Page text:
Being a Non-expert in L2 English: Constructing Egalitarianism in Group Preparation Work


Being a Non-expert in L2 English: Constructing Egalitarianism in Group Preparation Work


Eric HAUSERUniversity of Electro-Communications in Tokyohauserintokyo@gmail.com


ÖZET
Analyses are presented of interactional excerpts containing three methods through which Japanese university students preparing for a group presentation in a required English class take an epistemic stance of uncertainty towards their own displayed knowledge of their second language (L2) English. These three methods consist of 1) producing a candidate item as uncertain, 2) casting doubt on something just said by self, and 3) overtly claiming lack of knowledge. Epistemic stance can be understood as consisting of different dimensions, with a stance of uncertainty related specifically to the dimension of epistemic access. Analyses are also presented of how other students respond or do not respond to such a stance. Through this kind of stance-taking and responses and non-responses, the students do being non-experts in their L2 without making relevant possible asymmetries in expertise. That is, by doing being non-experts among non-experts, the students construct an epistemically symmetrical, egalitarian relationship within their group.


ABSTRACT
Analyses are presented of interactional excerpts containing three methods through which Japanese university students preparing for a group presentation in a required English class take an epistemic stance of uncertainty towards their own displayed knowledge of their second language (L2) English. These three methods consist of 1) producing a candidate item as uncertain, 2) casting doubt on something just said by self, and 3) overtly claiming lack of knowledge. Epistemic stance can be understood as consisting of different dimensions, with a stance of uncertainty related specifically to the dimension of epistemic access. Analyses are also presented of how other students respond or do not respond to such a stance. Through this kind of stance-taking and responses and non-responses, the students do being non-experts in their L2 without making relevant possible asymmetries in expertise. That is, by doing being non-experts among non-experts, the students construct an epistemically symmetrical, egalitarian relationship within their group.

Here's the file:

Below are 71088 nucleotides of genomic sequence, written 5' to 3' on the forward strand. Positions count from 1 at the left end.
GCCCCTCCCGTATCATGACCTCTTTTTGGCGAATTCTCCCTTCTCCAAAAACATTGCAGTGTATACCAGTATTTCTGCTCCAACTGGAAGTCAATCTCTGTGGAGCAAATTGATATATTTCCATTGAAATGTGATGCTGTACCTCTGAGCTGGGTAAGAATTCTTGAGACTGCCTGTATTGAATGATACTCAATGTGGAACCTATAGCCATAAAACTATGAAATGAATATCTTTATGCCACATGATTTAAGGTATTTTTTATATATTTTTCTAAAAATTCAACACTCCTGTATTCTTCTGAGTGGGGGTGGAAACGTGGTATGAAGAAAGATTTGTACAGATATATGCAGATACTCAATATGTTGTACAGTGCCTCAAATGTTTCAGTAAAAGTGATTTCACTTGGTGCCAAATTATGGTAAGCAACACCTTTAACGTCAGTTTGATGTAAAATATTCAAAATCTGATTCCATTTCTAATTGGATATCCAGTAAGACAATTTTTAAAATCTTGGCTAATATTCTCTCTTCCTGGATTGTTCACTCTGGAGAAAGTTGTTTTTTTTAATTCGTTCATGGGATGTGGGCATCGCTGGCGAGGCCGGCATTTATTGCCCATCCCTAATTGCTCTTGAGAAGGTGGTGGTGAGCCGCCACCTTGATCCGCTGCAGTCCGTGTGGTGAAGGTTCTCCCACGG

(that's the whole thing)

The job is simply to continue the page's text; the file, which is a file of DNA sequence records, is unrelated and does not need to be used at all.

ANAHTAR KELİMELER: classroom discourse; conversation analysis; epistemic access; epistemic stance; peer-group interaction


KEYWORDS: classroom discourse; conversation analysis; epistemic access; epistemic stance; peer-group interaction


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